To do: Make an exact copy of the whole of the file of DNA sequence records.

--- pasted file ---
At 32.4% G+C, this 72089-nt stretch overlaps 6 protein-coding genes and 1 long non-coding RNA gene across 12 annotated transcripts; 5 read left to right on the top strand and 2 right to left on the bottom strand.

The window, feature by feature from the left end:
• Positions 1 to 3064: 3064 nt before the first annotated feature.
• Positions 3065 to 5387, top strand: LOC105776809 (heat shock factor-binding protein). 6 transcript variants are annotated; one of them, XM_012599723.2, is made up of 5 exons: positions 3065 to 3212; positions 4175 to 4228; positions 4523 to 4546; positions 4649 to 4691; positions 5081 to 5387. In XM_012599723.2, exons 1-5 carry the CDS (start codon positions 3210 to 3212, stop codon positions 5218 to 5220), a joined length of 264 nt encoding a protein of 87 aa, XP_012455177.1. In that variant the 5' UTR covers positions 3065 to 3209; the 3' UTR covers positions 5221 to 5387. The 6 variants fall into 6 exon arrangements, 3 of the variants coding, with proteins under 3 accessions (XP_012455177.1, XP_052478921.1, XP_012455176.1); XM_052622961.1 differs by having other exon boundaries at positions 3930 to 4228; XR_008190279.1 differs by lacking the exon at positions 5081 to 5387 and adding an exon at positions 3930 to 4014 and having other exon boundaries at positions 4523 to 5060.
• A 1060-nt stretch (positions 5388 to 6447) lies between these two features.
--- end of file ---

At 32.4% G+C, this 72089-nt stretch overlaps 6 protein-coding genes and 1 long non-coding RNA gene across 12 annotated transcripts; 5 read left to right on the top strand and 2 right to left on the bottom strand.

The window, feature by feature from the left end:
• Positions 1 to 3064: 3064 nt before the first annotated feature.
• Positions 3065 to 5387, top strand: LOC105776809 (heat shock factor-binding protein). 6 transcript variants are annotated; one of them, XM_012599723.2, is made up of 5 exons: positions 3065 to 3212; positions 4175 to 4228; positions 4523 to 4546; positions 4649 to 4691; positions 5081 to 5387. In XM_012599723.2, exons 1-5 carry the CDS (start codon positions 3210 to 3212, stop codon positions 5218 to 5220), a joined length of 264 nt encoding a protein of 87 aa, XP_012455177.1. In that variant the 5' UTR covers positions 3065 to 3209; the 3' UTR covers positions 5221 to 5387. The 6 variants fall into 6 exon arrangements, 3 of the variants coding, with proteins under 3 accessions (XP_012455177.1, XP_052478921.1, XP_012455176.1); XM_052622961.1 differs by having other exon boundaries at positions 3930 to 4228; XR_008190279.1 differs by lacking the exon at positions 5081 to 5387 and adding an exon at positions 3930 to 4014 and having other exon boundaries at positions 4523 to 5060.
• A 1060-nt stretch (positions 5388 to 6447) lies between these two features.